Our kiss rose in my gut. "I'm ready," I said, and because the lie was so obvious, we both laughed. He went to the console and put the boat in gear. I stumbled when the boat moved. When I regained my balance, I noticed Marse watching me.
We agreed that Kyle would ski first, then I would ski, then Marse. Kyle rose on skis as if from land, as if the baton were a sturdy hand. I recollected all I knew about waterskiing: Treat the water like a chair. Bend your knees. Let the towline pull you up. Lean back. Relax. Kyle skipped over the waves, and the boat rounded the mouth of the channel and returned, passing the stilt house, before he fell. I don't think he fell, actually-he threw his skis to the side and skidded, sending up white spray, then let go of the line. When we reached him, Marse asked if he wanted to go again, but he said he was wiped out. He climbed into the boat and took a beer from the cooler.
Dennis gathered the skis from the water-they were wooden, with a yellow stripe painted down the center of each. "Kyle will be your lookout," he said to me. "He won't take his eyes off you." "I'm an ace lookout," said Kyle. He'd wrapped himself in a towel. "Just don't leave me there," I said to Dennis. "When I fall, come right back."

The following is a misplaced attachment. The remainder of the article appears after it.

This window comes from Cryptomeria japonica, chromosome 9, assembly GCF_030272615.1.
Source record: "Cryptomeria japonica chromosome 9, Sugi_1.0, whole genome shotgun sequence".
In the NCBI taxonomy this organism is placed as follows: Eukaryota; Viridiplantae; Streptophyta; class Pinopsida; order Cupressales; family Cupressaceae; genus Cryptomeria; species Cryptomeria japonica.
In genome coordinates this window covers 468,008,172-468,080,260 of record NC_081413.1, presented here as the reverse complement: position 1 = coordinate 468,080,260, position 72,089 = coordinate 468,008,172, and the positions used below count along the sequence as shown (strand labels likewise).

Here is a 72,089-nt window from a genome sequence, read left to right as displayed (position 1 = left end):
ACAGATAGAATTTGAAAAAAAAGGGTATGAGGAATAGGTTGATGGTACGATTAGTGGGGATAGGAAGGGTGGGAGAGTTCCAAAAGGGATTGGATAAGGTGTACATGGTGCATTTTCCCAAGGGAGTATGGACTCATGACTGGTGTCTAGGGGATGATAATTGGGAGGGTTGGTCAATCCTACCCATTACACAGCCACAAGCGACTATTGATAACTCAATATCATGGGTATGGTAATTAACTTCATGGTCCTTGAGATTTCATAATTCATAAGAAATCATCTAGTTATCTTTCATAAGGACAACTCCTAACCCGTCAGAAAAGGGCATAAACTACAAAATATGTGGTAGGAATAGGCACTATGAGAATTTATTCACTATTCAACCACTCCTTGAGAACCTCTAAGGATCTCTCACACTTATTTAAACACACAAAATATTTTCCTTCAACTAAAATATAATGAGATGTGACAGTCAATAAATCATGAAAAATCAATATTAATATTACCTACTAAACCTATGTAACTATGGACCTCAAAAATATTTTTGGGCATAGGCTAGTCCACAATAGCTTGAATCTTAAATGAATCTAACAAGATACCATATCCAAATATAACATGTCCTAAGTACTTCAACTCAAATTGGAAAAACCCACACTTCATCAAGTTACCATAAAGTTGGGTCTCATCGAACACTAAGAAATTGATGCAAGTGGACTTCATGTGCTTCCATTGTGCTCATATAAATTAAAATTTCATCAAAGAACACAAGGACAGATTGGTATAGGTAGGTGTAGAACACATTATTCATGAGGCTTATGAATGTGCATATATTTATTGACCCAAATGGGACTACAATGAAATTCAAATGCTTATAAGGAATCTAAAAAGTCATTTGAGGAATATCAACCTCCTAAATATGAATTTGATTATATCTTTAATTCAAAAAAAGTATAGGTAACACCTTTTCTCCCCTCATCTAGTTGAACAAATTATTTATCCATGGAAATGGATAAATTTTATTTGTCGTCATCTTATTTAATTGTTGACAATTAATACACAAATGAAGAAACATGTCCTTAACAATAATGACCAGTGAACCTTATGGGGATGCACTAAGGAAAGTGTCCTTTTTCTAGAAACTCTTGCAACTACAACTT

"I will," Dennis said.
I slid into the water, avoiding the stilled propellers. I struggled with each ski, then stretched my legs in front of me, drifting from the boat. The water cupped and jostled me; I tipped and righted. Dennis gave me a thumbs-up and I returned it awkwardly, and then the line spun out and I started to rise. Halfway up, I shifted and wobbled, and then I was hunched with my elbows over my knees. I straightened as much as I could without losing my balance. Kyle stood at the stern, watching me. Beneath my skis, the water whitened with friction and speed. The boat's wake, like the crease of an open book, stretched between the engine and my skis. We sped by one stilt house, then another. Kyle clapped for me and pumped a fist in the air. I tried to turn my grimace into a smile. Marse moved to stand beside Dennis, leaning toward him to be heard over the engine.
What People are Saying About This
“I fell in love in the opening pages of Stiltsville. There was nothing I wanted more than to spend time in the company of these vivid characters and keep reading Susanna Daniel’s lovely, lucid prose.”